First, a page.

Sunday 18 March 2018

Driver in death crash was Policing Authority intern

Law student worked on Garda ethics during probe

Susan Gleeson wrote a blog about her work placement while she
was being investigated by the gardaí. Photo: Cork Courts Limited
Susan Gleeson wrote a blog about her work placement while she was being investigated by the gardaí. Photo: Cork Courts Limited
Gareth Morgan

Gareth Morgan

A law student being investigated for dangerous driving causing death was able to undertake a placement at the Policing Authority and work on proposed new Garda ethics.

The revelation came as the Policing Authority (PA) admitted vetting procedures for student placements would not detect anyone who was the focus of an ongoing Garda investigation.

But the PA insisted that students did not have access to confidential material.

Susan Gleeson (21), who received a three-year suspended sentence for dangerous driving causing the death of a mother and daughter last Christmas, undertook a placement with the authority while she was the focus on a Garda investigation into the accident.

Gleeson, a law student at the University of Limerick, later posted a blog about her experience and included the PA logo in her posting.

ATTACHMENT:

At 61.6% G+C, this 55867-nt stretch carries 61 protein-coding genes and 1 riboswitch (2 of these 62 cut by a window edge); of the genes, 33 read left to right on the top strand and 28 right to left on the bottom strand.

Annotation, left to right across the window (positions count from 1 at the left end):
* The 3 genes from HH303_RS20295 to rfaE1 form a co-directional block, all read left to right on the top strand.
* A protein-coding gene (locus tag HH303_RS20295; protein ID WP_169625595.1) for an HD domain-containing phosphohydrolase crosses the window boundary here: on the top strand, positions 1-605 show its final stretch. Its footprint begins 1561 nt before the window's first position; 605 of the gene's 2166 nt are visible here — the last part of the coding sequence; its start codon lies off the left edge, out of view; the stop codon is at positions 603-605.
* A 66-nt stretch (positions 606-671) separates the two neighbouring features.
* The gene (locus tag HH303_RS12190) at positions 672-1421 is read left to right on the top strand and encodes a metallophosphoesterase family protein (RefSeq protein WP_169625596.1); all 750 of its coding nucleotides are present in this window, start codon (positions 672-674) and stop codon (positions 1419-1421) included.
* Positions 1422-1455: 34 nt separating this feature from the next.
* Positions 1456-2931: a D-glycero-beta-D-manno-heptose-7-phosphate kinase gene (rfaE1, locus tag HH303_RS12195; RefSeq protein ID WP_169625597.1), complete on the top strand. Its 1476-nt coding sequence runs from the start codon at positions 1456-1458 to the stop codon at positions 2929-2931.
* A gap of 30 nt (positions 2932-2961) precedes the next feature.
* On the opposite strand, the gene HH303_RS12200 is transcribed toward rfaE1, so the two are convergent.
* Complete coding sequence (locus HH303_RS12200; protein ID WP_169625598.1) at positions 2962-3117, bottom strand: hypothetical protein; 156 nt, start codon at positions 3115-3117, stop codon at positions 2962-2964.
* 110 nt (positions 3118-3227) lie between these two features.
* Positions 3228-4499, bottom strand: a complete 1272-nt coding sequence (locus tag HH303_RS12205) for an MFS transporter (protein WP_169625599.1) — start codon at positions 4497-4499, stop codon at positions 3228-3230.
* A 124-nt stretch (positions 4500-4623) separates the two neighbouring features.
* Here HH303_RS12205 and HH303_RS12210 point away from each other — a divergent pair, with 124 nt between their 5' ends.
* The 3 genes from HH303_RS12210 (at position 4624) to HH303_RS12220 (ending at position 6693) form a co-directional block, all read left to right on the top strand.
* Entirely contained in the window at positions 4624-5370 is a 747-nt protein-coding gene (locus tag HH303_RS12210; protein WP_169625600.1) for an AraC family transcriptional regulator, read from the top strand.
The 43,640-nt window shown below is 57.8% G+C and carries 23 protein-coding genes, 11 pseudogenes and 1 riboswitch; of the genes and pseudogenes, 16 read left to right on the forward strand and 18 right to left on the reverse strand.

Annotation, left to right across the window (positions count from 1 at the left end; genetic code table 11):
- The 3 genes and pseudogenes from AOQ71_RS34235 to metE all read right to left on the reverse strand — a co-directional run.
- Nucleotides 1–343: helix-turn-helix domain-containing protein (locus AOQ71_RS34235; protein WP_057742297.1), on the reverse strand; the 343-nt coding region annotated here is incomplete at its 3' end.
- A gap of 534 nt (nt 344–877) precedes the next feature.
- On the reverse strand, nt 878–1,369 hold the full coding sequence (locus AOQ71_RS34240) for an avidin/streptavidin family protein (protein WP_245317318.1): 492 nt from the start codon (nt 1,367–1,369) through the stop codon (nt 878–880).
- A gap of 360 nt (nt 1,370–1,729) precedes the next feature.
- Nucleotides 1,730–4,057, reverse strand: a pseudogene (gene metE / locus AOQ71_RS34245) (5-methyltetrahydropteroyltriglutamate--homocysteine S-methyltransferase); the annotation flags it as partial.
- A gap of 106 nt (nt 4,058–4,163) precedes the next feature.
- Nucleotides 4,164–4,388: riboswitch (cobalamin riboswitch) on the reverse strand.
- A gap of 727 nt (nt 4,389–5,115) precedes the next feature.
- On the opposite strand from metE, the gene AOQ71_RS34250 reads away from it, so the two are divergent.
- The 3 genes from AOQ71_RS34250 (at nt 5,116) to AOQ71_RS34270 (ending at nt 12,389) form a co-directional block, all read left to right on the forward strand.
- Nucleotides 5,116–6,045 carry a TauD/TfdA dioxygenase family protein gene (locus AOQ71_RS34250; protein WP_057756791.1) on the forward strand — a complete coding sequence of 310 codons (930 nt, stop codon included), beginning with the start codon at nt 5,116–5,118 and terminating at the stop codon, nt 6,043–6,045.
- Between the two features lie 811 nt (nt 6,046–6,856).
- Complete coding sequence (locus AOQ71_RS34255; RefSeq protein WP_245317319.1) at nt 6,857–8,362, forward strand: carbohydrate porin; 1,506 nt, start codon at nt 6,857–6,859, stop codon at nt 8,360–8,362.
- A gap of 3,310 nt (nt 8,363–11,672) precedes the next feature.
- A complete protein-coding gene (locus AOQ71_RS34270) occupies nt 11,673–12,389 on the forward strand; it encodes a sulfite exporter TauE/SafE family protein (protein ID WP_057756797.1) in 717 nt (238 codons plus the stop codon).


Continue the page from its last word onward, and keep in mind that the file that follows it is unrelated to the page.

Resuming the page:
The matter was brought to the attention of the family of Geraldine (58) and Louise (22) Clancy who died after their car was struck by a vehicle being driven by Gleeson along the R666 in north Cork on December 22, 2015.

Both drowned after their vehicle then overturned into a flooded dyke.

The student, a next-door neighbour to the Clancy family, was also disqualified from driving for 15 years. She had misjudged a blind junction and failed to give way.

Gleeson broke down in court as she apologised to the Clancy family, saying: "There are no words to say how sorry I am. There is not a day that I don't think about it and the heartache I have caused them."

In the PA blog, Ms Gleeson wrote: "On my first day here at the PA in Dublin it was extremely exciting yet nerve-wracking. As a law student this experience is an amazing opportunity to work alongside other professionals and aiding them to draw up a code of ethics for the Garda Síochána."

A PA spokesperson said; "Anyone who is employed by the PA, be it in a temporary or permanent position, is subject to vetting.

"However, the existence of an ongoing Garda investigation where an individual has not been charged would not be detected through a vetting process.

"Due to the research nature of the work assigned, any intern working at the PA does not have access to confidential or sensitive material.

"The authority became aware of the blog post in late July. We requested that the information be taken down immediately and this was done."

Irish Independent

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